Amblyopia translates as "blunt vision".
The weakness is not at the level of the person's eye, the blunt vision is due to the brain's suppression of the input from the eye.
It is sometimes incorrectly called 'Lazy Eye' but there is no laziness going on here! It takes more effort to suppress the input than it would to use it in a binocularly / spatially efficient manner.
The suppression is typically due to the infant having abnormal visual experiences during a sensitive period of development (usually around 18 months of age) which disrupts neuronal circuitry in the visual cortex of the brain and results in abnormal spatial vision and reduced visual acuity. The trigger factors can be illness, fevers, injury or stress ( visual stress, emotional stress). Genetics plays a significant role as well. Once the stress event has disrupted the Vision that was probably destined to be normal binocularity, the vision starts to be more "one-eyed" and so the suppression occurs, and there are usually significant consequences thereafter.
Once the stress event has disrupted the Vision that was probably destined to be normal binocularity, the vision starts to be more "one-eyed" and so the suppression occurs, and there are usually significant consequences thereafter.
The suppression is usually limited to just a tight central zone of the Field of Vision, the person still enjoys good peripheral vision with the Amblyopic eye.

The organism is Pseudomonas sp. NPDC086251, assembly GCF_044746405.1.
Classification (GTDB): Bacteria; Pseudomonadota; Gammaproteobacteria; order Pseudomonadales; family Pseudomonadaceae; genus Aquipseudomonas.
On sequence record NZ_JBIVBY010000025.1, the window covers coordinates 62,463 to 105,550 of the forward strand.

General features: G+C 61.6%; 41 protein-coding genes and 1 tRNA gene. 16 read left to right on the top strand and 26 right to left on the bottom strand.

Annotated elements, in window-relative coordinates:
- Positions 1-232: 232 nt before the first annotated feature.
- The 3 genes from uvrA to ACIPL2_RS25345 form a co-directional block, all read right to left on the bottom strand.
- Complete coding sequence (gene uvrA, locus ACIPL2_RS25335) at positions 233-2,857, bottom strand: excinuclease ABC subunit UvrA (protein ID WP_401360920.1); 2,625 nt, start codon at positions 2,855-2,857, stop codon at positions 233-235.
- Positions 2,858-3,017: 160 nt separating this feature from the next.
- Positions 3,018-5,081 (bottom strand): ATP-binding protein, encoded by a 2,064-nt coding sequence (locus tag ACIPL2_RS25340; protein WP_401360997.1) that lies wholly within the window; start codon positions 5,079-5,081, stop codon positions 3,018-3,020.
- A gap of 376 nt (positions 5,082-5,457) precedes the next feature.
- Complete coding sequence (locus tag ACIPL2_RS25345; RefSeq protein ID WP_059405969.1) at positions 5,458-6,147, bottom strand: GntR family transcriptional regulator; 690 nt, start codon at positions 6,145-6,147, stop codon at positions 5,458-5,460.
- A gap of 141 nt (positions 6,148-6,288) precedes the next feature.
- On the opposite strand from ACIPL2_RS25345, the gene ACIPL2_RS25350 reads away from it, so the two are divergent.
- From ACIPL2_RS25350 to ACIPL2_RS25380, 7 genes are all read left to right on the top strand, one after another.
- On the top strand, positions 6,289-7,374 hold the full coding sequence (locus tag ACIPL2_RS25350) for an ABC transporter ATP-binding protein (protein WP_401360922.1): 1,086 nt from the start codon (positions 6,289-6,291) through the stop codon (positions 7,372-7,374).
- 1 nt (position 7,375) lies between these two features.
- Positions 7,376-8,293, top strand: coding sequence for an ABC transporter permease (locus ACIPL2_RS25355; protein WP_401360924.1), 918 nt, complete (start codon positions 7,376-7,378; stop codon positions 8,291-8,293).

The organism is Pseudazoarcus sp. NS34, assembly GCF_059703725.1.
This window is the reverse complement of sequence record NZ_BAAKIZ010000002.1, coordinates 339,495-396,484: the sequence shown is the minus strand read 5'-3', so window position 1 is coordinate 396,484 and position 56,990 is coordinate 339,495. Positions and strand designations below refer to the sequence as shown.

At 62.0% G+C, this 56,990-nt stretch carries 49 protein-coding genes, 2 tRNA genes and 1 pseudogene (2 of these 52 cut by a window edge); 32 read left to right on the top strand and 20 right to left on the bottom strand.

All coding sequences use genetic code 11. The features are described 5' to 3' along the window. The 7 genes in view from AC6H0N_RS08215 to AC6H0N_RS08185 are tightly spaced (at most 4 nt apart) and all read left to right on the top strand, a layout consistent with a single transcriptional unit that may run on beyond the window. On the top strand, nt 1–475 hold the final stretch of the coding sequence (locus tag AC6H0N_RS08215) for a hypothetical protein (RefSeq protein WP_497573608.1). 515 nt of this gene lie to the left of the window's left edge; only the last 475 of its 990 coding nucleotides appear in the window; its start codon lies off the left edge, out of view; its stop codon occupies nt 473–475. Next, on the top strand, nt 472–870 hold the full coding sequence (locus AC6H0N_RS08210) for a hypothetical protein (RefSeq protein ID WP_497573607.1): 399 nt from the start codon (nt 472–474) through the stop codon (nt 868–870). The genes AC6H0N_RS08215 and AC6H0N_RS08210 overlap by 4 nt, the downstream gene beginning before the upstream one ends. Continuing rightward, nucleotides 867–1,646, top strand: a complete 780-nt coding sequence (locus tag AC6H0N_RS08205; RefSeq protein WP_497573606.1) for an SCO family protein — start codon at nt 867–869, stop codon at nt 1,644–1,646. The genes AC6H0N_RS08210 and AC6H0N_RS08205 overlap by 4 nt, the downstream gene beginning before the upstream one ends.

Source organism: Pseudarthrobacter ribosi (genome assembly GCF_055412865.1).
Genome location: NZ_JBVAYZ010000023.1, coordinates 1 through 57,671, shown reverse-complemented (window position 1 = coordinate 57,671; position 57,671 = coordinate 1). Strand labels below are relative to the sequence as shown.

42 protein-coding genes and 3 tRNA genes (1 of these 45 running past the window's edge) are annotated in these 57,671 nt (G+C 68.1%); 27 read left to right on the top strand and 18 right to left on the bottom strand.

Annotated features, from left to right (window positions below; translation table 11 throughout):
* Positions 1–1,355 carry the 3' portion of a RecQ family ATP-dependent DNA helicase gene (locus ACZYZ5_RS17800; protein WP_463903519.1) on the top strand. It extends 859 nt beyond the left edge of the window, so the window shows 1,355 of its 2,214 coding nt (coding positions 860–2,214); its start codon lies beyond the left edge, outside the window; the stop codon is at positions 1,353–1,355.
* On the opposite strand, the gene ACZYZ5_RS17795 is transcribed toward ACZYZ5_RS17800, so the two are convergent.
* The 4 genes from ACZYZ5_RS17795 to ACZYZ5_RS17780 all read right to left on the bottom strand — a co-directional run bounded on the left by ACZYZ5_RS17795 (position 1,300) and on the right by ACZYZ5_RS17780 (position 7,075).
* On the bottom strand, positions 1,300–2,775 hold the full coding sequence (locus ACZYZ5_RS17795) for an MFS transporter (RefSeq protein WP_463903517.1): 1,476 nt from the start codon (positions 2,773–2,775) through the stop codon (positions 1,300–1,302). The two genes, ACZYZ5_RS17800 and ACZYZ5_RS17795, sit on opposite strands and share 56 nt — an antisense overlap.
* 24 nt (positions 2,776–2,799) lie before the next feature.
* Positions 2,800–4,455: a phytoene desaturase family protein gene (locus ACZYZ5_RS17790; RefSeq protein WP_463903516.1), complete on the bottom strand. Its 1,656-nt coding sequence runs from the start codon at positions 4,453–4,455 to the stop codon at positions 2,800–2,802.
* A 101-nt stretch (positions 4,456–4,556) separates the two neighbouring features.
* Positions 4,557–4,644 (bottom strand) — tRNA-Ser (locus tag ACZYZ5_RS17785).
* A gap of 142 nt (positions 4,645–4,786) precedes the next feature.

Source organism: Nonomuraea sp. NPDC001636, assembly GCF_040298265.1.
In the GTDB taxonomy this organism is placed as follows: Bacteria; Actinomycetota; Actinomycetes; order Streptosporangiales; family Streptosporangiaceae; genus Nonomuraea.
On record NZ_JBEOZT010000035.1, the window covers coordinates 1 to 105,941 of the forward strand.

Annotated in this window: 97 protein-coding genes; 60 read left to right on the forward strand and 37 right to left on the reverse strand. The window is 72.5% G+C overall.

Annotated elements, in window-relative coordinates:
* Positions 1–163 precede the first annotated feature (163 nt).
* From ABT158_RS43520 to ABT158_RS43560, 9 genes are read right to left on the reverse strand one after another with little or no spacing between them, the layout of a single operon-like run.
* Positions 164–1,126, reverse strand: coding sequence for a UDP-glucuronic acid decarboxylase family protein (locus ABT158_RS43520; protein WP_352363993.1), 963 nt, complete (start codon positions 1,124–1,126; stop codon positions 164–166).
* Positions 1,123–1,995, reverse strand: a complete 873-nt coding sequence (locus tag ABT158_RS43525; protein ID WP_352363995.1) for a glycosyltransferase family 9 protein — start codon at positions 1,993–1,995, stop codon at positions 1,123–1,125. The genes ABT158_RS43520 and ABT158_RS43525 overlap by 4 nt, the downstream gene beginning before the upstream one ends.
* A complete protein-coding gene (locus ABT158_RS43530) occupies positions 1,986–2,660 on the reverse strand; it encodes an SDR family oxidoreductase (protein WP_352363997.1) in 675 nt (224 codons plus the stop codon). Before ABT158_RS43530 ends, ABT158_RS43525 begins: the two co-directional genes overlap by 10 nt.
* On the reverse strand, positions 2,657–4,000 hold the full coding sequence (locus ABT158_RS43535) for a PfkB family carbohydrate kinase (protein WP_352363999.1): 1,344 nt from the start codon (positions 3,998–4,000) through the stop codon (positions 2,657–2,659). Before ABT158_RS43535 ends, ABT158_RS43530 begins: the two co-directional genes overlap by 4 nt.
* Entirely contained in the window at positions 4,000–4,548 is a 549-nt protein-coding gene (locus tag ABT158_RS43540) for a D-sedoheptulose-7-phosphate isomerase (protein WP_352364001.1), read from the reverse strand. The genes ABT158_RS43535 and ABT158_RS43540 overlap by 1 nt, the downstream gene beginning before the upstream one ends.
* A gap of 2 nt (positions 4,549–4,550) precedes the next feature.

The consequence of the suppression can be that the suppressed eye is less likely to stay straight, and the development of normal focus is disrupted; resulting in an eye that may be either not straight or very blurry compared to the other eye, or both.
There is a cost to this suppression, it is a strictly 'one-eyed' phenomenon, it is a 'two-eyed' adaption and both eyes pay a price for the suppression that occurs at the level of the brain.
Indeed for some people both eyes are suppressed as the brain’s stress-response, resulting in poorer vision for both eyes. this is called Streff's Syndrome, named after an American optometrists, John Streff.
(Some practitioners believe that the eye turns first and/or the blur occurs first, then followed lastly by the development of suppression as a response to the diplopia or fuzzy focus.)
Once established, the suppression can be hard to lift. The subconscious brain has chosen to suppress one eye's central input for its own reasons and it is not easy to persuade the subconscious brain to revise its management of the visual input. The longer the suppression goes untreated the more difficult it can be to lift.
There is no age at which improvement may be ruled out, it depends on how deeply the brain is suppressing the visual imput not the patients age.
Visual acuity and stereopsis can often be improved with Optometric Vision Therapy which strives to re-awaken the value of the central acuity and the value of enhanced stereopsis.
Book an appointment with Mark Eagle to investigate this further.